Heh, I'm a new father, and suddenly I run at the mouth about emotional things. Funny that.

 Perhaps this new emotional openness is why I'm getting jumpy about Angry Robot. The open submission period ended two months ago, and AR has been contacting contributors with rejections ever since. But they haven't contacted me. I submitted three pieces, one of them within days of the window opening, so it should have been reviewed early, in theory. And there's been no word. No rejection email.

 I can't help feeling a teeny twinge of hope about that. I know the lack of contact proves nothing, it gives no guarantees. But still... a teeny twinge. I have been so lucky these past two years that mere high odds seem a piffling thing. Perhaps the run of good fortune will extend to one more lucky break.


Friday, 11 March 2016

All Change

 All change for the Blakes. Again.

 Caz has to return to Barnstaple to work after her Maternity Leave is over. That's not til August, but if we renew our tenancy it must be for 6 months, which takes us to the end of October, so we're not going to. We're leaving in April instead - yes, another house move... sigh. I already have a new job as Assistant Manager in the Sue Ryder shop, for 2 or 3 days a week, which means I can look after Izzy while Caz is at work.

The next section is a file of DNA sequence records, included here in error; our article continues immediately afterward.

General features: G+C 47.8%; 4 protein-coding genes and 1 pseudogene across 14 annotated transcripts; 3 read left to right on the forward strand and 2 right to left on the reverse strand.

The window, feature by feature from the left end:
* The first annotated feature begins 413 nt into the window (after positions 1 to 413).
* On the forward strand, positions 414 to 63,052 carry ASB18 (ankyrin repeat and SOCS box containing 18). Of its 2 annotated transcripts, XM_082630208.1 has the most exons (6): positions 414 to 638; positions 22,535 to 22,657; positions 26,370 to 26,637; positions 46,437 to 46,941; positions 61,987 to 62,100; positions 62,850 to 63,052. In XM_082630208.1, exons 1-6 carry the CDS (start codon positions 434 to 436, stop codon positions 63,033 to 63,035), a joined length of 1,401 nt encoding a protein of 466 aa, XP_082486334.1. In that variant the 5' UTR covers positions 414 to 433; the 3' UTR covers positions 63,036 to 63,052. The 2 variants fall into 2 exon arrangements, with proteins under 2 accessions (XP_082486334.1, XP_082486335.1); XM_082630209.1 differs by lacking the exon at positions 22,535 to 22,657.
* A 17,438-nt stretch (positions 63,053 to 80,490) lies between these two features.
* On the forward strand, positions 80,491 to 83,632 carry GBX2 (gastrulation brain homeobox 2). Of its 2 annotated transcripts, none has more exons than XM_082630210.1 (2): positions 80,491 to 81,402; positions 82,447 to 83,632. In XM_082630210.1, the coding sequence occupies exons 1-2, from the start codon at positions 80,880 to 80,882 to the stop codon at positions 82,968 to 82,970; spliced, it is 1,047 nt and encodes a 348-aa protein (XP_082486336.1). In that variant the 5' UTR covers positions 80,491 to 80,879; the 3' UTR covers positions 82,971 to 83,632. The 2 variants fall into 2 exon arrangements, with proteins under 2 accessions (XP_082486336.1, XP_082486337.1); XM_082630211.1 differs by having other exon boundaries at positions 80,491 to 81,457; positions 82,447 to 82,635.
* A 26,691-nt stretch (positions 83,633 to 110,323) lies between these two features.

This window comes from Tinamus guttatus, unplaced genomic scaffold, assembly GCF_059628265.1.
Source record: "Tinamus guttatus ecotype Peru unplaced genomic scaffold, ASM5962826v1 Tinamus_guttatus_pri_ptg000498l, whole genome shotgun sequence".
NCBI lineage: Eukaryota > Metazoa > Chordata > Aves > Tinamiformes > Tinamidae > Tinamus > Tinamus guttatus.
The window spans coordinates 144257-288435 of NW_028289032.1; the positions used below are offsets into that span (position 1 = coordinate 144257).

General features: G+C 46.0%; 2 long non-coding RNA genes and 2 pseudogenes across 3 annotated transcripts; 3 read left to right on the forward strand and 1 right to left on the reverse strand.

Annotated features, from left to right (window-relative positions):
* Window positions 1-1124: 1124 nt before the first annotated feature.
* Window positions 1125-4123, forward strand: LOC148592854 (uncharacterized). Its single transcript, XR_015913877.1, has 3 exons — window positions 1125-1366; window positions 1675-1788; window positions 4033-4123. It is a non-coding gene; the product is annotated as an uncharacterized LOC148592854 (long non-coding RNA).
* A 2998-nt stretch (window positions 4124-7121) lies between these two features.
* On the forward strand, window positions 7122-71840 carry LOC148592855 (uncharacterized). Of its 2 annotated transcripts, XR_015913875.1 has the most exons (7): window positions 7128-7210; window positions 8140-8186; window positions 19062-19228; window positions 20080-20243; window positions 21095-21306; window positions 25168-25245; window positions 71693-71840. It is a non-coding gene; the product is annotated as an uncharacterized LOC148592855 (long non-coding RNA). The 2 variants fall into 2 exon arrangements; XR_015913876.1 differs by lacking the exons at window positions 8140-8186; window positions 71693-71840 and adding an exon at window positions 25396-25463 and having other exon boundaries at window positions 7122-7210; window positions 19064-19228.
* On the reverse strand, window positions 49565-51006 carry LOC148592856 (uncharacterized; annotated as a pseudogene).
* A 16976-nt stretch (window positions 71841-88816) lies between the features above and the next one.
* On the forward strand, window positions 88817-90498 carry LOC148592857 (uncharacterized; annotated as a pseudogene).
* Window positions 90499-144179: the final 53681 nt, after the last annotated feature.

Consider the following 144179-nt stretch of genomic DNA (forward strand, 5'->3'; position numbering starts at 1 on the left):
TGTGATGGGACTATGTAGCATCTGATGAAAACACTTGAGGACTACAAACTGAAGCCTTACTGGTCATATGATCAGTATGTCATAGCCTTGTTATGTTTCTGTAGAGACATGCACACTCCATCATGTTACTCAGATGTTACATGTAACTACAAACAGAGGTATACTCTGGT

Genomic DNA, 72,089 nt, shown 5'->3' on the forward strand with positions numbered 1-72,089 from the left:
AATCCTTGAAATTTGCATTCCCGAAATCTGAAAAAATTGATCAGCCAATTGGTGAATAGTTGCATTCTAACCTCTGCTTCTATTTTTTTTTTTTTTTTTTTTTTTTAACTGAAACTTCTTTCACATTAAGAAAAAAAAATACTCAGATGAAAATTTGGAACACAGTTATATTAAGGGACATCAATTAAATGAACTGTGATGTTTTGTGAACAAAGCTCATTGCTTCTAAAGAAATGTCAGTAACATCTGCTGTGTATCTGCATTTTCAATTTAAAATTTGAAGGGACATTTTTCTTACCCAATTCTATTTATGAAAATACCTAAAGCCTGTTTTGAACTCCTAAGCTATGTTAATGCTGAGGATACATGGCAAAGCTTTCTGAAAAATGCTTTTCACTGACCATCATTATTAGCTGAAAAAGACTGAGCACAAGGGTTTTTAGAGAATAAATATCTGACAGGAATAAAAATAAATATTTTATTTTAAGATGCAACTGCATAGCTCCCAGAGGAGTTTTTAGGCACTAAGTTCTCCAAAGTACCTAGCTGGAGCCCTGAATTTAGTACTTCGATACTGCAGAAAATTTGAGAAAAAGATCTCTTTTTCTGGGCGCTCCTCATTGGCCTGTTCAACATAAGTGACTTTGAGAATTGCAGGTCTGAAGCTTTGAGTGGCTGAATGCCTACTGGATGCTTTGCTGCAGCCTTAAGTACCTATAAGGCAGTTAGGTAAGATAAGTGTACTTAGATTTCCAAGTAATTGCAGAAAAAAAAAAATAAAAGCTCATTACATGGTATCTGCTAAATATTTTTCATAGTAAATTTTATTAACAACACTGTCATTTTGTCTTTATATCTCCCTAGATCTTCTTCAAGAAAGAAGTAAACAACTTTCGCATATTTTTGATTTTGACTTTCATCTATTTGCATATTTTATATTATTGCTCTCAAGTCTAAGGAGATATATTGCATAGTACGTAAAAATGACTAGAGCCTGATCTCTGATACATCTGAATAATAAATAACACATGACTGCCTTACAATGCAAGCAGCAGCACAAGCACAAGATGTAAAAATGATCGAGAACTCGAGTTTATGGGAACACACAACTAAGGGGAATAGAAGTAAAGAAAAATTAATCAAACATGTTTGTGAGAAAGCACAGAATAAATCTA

It also means I handed my notice in to Barnardo's yesterday. It's a shame, because I've made a good job of that shop. I've taken it from scratch, a new outlet, to the point where it ranks 4th or 5th in the South West area, is deluged in donations and is turning over a fair amount of money too. And I did that in 6 months. Other new shops have had to close on some days, or have needed help from elsewhere. Mine hasn't. I'm proud of that.